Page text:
Mend It, Australia


Social media is changing the way we communicate and the way we are perceived, both positively and negatively. Every time you post a photo, or update your status, you are contributing to your own digital footprint and personal brand.  Amy Jo Martin


Brand is not a product, that’s for sure; it’s not one item. It’s an idea, it’s a theory, it’s a meaning, it’s how you carry yourself. It’s aspirational, it’s inspirational.  Kevin Plank

Us RUDE Guys have added a new concept to our brand that piggy backs off the ethos of Rude Record.  Mend It, Australia launches itself out in the community on the 10th February when we tinker travel, over an hour away from home, to volunteer at the Geelong Repair Cafe – Highton.

Our RUDE and Mend It branding reflects reducing consumption, reuse of available resources and the right to repair without interference.  Locally at Imagine Melton Zero Waste, we promote resource recovery and say no to landfill, preferring to champion alternatives, such as zero waste measures, like composting.

At Mend It, Australia Facebook page we showcase Australian and global mending, fixing and repairing events.  We post interest articles and videos about the mission to mend movement.  And most days, we also like to shout out about what we are reusing and repairing.  We hope our posts inspire our page followers to think twice before chucking things out and heading off to the mall to buy new.

As for this blog, RUDE Girl was writing a weekly blog post, however it looks like I will only be able to manage monthly/bimonthly this year, as we will be busy trekking around the countryside, participating in Repair Cafe events.

RUDE Boy has worked part-time for many years, as he is transitioning to retirement.  He has just told me he plans to fully retire this year in October [it’s not common knowledge yet, but who reads what I write anyways!]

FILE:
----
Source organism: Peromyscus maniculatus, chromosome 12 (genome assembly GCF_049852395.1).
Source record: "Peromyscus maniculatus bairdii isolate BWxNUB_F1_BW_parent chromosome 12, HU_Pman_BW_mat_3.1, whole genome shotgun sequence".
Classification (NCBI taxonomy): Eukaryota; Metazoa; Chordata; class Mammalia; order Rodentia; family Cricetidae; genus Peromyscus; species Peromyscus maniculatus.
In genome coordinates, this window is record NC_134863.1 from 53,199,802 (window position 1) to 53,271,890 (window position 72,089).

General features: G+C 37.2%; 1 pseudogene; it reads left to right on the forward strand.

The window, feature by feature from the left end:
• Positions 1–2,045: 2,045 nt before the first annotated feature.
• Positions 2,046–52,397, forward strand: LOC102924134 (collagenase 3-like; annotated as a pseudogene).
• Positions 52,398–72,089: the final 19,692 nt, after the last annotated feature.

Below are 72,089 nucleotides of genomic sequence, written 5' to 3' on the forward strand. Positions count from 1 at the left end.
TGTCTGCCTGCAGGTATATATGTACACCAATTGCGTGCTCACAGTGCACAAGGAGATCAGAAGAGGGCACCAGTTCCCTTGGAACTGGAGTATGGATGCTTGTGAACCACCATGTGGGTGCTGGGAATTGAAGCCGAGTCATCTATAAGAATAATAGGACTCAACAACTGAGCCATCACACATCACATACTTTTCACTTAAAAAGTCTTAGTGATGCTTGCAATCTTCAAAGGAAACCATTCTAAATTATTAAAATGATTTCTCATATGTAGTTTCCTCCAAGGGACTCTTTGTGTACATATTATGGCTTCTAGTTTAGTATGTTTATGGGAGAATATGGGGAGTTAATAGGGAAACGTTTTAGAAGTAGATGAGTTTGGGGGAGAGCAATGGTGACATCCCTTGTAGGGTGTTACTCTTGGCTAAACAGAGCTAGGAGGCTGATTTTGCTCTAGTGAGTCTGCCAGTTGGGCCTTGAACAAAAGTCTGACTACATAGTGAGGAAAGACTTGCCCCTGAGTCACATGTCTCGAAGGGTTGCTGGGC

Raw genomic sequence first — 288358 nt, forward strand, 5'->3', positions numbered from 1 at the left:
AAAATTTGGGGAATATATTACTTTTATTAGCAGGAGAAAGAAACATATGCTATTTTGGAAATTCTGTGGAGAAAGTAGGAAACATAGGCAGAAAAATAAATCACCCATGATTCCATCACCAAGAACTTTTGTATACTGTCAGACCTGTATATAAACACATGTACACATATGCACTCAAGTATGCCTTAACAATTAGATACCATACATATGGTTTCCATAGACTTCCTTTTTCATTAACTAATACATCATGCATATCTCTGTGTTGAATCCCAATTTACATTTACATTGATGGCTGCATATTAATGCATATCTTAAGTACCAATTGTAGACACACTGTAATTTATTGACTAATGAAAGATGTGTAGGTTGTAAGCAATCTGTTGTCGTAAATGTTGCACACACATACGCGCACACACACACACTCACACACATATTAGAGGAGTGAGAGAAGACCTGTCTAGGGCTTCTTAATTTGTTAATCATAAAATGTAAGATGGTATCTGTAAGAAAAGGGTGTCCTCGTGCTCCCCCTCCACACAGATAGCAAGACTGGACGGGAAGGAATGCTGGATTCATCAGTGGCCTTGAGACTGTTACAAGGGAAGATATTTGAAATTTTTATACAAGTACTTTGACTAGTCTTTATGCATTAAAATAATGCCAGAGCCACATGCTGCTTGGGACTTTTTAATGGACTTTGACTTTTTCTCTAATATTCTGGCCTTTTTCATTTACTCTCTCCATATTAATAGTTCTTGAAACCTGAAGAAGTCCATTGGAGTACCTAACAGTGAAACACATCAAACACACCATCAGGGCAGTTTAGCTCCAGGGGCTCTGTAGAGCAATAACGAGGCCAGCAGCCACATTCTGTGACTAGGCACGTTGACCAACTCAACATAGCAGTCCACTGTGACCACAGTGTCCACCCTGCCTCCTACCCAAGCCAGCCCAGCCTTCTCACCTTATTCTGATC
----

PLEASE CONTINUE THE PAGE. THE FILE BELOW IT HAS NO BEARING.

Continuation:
We have been making some plans for this milestone forever really.  However, we started to focus more on it last year.  In 2017 we were involved in mending at Mend It, Melton [MIM] events in our local community but MIM did not work out for us.  Bureaucracy decided to take over and its reason for doing so failed to align with our Rude Record brand.   There are no more Mend It, Melton events in our local community, however I  still administrate the Facebook page here

Thanks to the bureaucratic meddling of Mend It, Melton, us RUDE Guys turned a rotten situation into a positive and voila, Mend It, Australia was created.  And our idea around flexible tinkering travel was born.

Stay posted for some stories back from our tinkering travels by following us daily on Rude Record or Mend It, Australia.


Rudassity is Badassity


RUDE Boy came into the bedroom whilst I was in bed snoozing yesterday morning, and says “have you read Money in The Age newspaper yet?”  He was keen to let me know there were two relevant articles for Rude Record.